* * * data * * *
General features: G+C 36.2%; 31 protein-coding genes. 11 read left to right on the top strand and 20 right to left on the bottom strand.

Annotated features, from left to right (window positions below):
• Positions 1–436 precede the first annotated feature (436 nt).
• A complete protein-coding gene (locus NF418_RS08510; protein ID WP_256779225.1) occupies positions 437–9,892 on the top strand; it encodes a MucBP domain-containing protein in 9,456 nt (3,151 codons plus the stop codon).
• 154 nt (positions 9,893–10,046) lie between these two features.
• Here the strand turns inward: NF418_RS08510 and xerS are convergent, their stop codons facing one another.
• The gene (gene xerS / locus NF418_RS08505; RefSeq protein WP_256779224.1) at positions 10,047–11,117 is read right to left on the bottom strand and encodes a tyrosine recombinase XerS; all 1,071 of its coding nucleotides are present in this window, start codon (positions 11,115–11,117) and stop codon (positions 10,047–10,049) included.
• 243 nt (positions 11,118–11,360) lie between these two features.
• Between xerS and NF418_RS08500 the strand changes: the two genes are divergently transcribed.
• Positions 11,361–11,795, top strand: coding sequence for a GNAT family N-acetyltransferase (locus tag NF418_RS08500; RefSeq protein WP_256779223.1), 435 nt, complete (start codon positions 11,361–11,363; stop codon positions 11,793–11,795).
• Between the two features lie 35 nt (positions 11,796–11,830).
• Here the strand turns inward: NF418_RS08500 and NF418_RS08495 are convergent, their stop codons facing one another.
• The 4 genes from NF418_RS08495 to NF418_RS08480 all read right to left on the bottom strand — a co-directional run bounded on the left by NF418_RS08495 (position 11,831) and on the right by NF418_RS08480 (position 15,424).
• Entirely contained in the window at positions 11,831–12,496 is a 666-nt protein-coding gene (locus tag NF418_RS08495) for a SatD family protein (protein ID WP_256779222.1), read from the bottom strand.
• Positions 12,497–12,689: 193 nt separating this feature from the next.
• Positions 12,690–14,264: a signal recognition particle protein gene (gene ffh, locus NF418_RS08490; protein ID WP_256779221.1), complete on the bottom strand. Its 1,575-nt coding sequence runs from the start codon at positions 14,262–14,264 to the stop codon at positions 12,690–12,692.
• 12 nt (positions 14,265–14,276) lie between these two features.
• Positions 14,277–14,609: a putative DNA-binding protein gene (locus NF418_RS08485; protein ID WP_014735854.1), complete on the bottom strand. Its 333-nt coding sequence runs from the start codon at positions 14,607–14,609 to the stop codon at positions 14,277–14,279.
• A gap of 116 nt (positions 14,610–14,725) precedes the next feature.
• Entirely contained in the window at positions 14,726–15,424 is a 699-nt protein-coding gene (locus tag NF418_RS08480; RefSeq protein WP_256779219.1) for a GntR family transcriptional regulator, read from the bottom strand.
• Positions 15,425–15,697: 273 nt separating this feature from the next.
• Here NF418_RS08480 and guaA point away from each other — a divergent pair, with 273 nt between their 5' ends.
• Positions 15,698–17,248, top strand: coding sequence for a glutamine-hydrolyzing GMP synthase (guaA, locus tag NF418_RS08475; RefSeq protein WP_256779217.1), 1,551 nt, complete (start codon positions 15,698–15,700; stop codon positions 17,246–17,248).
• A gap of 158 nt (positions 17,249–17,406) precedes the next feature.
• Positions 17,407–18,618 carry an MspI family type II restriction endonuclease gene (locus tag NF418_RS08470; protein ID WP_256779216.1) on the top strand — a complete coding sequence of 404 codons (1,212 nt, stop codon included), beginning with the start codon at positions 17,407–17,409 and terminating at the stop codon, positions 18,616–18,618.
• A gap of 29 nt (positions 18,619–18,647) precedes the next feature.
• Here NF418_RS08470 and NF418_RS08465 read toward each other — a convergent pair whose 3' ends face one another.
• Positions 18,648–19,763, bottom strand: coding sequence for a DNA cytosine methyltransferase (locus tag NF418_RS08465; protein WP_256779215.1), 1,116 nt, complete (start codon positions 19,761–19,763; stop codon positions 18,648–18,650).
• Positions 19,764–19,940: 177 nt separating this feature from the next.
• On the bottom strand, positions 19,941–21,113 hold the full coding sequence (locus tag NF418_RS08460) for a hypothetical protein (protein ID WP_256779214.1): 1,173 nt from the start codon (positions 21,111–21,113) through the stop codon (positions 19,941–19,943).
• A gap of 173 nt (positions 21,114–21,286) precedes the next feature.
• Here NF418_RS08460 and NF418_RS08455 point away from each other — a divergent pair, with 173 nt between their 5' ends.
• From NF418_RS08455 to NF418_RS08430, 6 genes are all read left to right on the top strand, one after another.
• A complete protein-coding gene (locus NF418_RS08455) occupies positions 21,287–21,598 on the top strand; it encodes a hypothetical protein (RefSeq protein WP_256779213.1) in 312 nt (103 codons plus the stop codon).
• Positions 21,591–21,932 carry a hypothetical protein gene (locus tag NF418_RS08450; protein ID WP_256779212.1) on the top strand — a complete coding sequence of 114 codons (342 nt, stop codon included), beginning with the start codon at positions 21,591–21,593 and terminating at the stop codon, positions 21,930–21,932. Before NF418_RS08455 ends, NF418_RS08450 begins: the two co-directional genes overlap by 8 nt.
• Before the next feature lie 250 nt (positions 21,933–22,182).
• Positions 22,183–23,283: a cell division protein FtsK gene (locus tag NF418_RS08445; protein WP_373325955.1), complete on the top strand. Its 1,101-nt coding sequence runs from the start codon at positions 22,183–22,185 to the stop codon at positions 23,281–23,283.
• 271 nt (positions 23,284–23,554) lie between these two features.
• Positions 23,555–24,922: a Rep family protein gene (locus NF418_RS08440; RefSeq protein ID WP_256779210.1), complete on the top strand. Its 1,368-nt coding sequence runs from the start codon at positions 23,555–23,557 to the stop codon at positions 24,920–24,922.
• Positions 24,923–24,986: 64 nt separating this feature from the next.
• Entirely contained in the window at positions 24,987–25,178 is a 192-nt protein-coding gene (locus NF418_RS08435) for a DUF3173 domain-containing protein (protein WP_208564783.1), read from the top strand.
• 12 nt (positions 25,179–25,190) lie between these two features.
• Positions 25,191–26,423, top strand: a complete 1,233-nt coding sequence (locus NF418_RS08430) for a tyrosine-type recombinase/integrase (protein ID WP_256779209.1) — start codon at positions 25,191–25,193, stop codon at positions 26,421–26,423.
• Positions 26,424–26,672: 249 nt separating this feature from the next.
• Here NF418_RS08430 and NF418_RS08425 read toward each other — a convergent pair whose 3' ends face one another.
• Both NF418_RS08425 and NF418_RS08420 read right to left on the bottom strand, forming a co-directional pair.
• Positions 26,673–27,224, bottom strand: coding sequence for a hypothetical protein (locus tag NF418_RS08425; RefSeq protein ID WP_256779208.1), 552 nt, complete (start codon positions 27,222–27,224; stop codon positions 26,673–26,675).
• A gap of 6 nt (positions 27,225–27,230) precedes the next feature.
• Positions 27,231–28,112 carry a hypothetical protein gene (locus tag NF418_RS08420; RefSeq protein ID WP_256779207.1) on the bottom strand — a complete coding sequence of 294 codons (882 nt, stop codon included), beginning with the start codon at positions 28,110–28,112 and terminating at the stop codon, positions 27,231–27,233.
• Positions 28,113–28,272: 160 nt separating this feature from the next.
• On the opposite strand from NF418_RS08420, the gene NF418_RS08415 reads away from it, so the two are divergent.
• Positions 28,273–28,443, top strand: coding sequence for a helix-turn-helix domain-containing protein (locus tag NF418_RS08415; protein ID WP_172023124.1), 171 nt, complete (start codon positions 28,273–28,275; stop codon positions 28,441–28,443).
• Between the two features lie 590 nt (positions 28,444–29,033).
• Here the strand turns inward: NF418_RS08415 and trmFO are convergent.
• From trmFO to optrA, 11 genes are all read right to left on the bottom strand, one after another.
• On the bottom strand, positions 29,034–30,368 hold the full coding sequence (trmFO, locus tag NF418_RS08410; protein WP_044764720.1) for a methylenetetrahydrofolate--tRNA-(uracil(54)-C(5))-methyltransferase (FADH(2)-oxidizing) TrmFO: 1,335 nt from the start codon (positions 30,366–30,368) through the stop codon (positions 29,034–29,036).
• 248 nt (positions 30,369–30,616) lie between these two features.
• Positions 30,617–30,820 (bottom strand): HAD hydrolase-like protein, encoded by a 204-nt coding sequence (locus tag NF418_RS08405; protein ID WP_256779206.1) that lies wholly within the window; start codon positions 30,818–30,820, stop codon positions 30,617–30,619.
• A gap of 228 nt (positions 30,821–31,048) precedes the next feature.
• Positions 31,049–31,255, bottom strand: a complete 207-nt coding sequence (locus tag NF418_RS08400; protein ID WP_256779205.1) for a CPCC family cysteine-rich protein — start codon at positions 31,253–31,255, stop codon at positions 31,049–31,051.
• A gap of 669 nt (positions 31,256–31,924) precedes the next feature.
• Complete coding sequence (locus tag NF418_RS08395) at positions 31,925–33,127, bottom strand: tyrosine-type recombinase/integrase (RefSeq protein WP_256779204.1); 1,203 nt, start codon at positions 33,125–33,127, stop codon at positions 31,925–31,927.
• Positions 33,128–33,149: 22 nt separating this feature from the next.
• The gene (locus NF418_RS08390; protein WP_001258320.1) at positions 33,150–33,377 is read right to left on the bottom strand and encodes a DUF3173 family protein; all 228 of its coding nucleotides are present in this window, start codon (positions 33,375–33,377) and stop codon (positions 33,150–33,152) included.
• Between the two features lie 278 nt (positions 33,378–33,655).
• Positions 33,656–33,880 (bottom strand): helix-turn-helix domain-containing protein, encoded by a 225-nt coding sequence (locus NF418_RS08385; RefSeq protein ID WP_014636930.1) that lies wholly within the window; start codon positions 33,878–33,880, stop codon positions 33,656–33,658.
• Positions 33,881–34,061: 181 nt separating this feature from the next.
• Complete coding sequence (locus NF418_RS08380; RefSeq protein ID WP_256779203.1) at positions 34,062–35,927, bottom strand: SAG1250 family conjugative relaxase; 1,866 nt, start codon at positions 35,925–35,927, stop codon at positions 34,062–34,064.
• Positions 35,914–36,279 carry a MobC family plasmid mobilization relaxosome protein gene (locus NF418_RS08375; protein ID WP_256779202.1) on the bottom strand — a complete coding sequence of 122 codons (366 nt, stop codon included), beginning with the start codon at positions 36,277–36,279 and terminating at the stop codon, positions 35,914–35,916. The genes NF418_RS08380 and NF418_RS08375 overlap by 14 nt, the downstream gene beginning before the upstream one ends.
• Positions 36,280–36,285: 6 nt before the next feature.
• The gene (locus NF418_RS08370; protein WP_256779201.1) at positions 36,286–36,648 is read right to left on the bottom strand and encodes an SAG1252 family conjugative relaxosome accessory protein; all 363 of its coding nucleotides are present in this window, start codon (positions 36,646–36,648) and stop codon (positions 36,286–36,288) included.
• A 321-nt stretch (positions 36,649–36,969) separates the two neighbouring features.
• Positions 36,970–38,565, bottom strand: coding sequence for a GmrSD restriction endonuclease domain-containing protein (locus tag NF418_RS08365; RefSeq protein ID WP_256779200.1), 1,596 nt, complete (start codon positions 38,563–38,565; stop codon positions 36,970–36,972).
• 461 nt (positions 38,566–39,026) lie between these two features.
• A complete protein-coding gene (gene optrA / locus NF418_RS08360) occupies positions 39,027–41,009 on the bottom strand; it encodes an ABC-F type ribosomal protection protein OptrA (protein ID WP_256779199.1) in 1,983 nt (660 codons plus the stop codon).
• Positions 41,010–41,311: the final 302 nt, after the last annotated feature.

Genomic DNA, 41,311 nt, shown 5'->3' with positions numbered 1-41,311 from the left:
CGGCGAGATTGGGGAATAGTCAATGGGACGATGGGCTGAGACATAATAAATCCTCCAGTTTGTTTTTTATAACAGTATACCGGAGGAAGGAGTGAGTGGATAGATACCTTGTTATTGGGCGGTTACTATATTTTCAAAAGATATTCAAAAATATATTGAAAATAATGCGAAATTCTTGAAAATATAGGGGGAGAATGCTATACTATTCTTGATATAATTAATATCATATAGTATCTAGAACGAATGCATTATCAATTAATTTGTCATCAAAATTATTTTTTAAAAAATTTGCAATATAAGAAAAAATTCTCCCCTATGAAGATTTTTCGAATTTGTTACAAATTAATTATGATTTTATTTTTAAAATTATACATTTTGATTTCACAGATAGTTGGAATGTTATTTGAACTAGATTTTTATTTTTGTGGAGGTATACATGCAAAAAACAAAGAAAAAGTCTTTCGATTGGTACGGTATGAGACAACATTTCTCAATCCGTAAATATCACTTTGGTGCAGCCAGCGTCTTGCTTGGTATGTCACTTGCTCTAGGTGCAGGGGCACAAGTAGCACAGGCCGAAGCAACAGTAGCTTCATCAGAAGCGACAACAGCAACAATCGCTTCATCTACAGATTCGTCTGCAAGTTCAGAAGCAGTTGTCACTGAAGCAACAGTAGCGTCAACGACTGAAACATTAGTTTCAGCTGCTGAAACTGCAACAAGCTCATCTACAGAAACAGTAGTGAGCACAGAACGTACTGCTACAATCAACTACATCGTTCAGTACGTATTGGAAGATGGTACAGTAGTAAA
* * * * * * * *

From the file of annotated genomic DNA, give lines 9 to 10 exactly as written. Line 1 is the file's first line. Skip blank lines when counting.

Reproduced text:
• Between xerS and NF418_RS08500 the strand changes: the two genes are divergently transcribed.
• Positions 11,361–11,795, top strand: coding sequence for a GNAT family N-acetyltransferase (locus tag NF418_RS08500; RefSeq protein WP_256779223.1), 435 nt, complete (start codon positions 11,361–11,363; stop codon positions 11,793–11,795).